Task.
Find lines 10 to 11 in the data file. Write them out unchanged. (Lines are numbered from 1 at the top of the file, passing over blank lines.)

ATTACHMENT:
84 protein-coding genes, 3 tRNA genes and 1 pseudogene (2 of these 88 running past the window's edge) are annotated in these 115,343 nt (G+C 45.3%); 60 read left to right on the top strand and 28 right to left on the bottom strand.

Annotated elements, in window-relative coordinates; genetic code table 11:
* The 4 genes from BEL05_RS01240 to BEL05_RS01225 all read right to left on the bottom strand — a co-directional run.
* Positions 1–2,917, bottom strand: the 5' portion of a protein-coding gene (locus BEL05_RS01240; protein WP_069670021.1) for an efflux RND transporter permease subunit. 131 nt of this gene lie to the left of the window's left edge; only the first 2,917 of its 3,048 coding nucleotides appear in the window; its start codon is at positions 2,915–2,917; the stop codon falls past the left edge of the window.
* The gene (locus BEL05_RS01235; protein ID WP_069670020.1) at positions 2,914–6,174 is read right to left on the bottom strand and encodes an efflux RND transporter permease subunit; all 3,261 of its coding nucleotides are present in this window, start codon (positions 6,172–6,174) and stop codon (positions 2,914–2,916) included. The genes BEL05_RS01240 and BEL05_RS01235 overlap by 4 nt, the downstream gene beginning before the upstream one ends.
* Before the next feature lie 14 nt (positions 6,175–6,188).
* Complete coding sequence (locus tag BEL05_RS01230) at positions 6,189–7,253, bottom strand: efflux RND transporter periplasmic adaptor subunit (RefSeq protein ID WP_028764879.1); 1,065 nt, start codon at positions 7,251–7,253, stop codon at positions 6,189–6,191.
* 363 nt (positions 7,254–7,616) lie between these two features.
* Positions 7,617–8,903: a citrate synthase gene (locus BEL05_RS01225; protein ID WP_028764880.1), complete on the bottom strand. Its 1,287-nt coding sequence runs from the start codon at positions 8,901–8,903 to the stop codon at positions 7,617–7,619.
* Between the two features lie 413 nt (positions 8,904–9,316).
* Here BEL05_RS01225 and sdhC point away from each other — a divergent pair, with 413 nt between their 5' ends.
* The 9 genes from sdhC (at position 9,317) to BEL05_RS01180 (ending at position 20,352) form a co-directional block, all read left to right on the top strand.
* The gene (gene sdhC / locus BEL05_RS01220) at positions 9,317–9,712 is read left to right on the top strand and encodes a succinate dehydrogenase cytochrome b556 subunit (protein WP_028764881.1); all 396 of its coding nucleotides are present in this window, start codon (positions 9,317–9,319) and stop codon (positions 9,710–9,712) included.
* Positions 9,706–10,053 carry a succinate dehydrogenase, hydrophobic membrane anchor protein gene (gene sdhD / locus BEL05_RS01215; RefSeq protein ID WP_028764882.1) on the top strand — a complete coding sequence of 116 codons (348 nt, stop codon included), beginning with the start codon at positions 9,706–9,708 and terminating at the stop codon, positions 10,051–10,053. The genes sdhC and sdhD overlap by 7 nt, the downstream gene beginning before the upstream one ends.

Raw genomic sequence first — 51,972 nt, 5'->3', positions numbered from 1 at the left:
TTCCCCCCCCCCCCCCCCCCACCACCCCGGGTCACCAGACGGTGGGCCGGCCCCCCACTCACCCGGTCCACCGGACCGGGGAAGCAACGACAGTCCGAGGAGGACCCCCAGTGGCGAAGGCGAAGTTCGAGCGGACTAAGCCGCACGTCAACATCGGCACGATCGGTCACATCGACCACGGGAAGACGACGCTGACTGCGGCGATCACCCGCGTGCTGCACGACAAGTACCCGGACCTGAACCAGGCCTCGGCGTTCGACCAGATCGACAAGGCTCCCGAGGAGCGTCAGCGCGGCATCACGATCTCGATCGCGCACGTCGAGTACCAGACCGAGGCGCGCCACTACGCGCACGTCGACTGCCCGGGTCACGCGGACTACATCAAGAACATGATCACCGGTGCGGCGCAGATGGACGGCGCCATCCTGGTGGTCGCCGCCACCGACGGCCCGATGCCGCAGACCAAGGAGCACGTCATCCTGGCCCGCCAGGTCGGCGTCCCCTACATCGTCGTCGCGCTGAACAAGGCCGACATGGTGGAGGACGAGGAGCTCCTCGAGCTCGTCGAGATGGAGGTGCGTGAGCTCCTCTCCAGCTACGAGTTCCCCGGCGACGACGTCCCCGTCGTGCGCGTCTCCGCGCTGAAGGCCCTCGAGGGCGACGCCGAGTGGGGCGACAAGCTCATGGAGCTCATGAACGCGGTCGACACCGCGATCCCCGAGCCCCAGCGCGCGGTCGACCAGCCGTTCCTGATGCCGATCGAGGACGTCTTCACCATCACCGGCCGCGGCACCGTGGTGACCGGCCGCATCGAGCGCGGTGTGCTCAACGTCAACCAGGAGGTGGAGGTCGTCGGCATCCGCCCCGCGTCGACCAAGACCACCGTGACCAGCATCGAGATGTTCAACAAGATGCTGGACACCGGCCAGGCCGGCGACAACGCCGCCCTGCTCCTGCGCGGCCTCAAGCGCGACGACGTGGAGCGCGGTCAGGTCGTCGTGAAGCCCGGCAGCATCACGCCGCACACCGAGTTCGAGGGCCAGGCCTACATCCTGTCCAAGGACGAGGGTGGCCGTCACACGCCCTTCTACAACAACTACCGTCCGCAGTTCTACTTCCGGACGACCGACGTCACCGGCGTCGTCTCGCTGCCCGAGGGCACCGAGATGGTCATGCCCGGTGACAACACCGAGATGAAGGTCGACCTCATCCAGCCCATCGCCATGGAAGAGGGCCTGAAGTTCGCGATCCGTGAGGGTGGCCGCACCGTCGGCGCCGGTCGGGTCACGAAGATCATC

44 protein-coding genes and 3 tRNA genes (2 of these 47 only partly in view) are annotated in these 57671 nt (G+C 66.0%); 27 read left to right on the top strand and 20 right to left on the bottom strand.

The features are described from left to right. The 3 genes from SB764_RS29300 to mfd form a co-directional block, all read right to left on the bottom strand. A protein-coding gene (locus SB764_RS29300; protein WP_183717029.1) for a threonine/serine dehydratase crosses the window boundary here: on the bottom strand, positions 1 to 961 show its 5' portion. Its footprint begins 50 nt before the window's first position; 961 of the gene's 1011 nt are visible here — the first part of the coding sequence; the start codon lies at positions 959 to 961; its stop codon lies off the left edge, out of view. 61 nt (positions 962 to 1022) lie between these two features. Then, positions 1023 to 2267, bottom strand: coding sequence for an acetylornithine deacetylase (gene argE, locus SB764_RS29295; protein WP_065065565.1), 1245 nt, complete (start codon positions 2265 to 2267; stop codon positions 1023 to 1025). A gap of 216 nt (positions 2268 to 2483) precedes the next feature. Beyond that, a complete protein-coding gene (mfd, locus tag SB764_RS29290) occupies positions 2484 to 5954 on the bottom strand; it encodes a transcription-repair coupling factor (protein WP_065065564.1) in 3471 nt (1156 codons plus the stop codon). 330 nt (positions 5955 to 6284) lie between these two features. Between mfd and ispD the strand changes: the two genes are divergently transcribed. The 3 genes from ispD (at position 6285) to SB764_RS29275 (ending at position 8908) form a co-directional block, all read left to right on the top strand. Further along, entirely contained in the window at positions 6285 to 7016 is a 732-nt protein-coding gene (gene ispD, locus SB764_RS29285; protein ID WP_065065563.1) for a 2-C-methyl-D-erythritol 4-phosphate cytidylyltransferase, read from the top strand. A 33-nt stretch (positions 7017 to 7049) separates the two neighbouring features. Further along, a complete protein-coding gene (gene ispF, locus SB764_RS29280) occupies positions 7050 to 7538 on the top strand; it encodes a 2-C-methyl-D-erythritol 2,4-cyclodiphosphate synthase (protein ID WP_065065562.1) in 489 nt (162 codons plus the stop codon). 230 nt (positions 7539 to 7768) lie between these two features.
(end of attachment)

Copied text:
* Between the two features lie 413 nt (positions 8,904–9,316).
* Here BEL05_RS01225 and sdhC point away from each other — a divergent pair, with 413 nt between their 5' ends.